Becket’s final days, murder, and posthumous career as a miracle-worker are among the best-documented episodes from the Middle Ages.
This conversation, between art historians Paul Binski and Alixe Bovey, will explore the way Becket’s universality as a martyr was embodied in the architecture of Canterbury Cathedral, evoking the heroic age of early Christian martyrdom.
As the objects in the exhibition Thomas Becket: murder and the making of a saint reveal, Becket’s story was codified in word and image with extraordinary speed, in England and across Europe. What was the role of images and objects in promoting Becket’s cult, and how and why did Becket’s cult so rapidly come to define its age?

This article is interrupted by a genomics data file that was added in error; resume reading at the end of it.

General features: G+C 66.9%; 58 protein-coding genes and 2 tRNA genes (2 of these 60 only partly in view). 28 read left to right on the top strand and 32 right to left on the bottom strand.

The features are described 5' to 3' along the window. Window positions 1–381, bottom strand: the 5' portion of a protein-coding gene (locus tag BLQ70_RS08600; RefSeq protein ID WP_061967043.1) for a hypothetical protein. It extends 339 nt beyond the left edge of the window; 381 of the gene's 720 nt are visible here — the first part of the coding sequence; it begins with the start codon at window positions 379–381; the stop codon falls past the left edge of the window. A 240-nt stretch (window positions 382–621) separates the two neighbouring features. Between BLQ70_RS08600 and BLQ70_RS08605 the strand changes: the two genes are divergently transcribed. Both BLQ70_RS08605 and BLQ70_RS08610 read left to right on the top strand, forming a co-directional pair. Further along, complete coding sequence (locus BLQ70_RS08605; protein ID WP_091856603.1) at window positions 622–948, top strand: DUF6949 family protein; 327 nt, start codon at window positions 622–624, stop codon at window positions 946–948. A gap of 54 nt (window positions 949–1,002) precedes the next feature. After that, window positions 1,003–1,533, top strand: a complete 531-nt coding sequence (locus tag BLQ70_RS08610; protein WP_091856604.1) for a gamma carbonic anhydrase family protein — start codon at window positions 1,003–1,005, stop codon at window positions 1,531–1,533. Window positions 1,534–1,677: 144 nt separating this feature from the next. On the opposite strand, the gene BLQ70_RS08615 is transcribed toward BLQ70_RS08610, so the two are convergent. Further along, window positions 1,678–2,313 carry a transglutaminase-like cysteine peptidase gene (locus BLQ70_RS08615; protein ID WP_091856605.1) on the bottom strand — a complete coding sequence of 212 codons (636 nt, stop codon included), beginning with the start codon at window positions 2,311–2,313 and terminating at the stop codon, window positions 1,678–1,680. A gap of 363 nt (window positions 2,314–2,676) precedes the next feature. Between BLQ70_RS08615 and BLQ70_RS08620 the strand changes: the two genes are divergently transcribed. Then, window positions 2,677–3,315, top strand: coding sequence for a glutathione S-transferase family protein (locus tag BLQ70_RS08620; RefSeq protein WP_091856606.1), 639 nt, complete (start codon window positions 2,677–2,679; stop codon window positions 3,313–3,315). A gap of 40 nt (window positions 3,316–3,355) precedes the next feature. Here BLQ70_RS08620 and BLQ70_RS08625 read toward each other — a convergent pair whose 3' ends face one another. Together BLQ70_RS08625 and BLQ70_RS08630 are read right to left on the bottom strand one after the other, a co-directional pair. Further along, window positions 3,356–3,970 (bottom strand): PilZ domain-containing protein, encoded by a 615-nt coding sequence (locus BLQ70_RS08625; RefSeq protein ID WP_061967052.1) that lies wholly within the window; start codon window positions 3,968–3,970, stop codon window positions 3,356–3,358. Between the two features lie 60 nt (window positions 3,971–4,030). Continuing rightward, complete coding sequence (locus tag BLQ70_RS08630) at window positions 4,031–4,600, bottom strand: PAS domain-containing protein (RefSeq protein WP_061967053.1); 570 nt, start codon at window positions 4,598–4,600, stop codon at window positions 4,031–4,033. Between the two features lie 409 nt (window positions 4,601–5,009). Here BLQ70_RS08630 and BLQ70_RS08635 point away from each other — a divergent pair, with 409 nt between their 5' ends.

To attend this event
Book now(Opens in new window) to secure your place. We’re hosting the event on Zoom – a free video conferencing system that requires users to register in advance. If you do not already use Zoom, you can sign up using this registration link(Opens in new window).
If the event is fully booked, or you do not wish to use Zoom, you can also watch the event streamed live – as well as other events in the series – on the Museum’s live events YouTube channel(Opens in new window).
About the speakers
Paul Binski is Emeritus Professor of the History of Medieval Art at Cambridge University and a Fellow of Caius College. He writes widely on the visual arts in the Middle Ages, and his many books include Becket’s Crown: Art and Imagination in Gothic England, 1170–1300 (Yale University Press 2004).
Professor Alixe Bovey is a Canadian medieval art historian. She’s currently Dean and Deputy Director and the Head of Research at the Courtauld Institute of Art, London University. Bovey is also a member of the Fabric Advisory Committee of Canterbury Cathedral.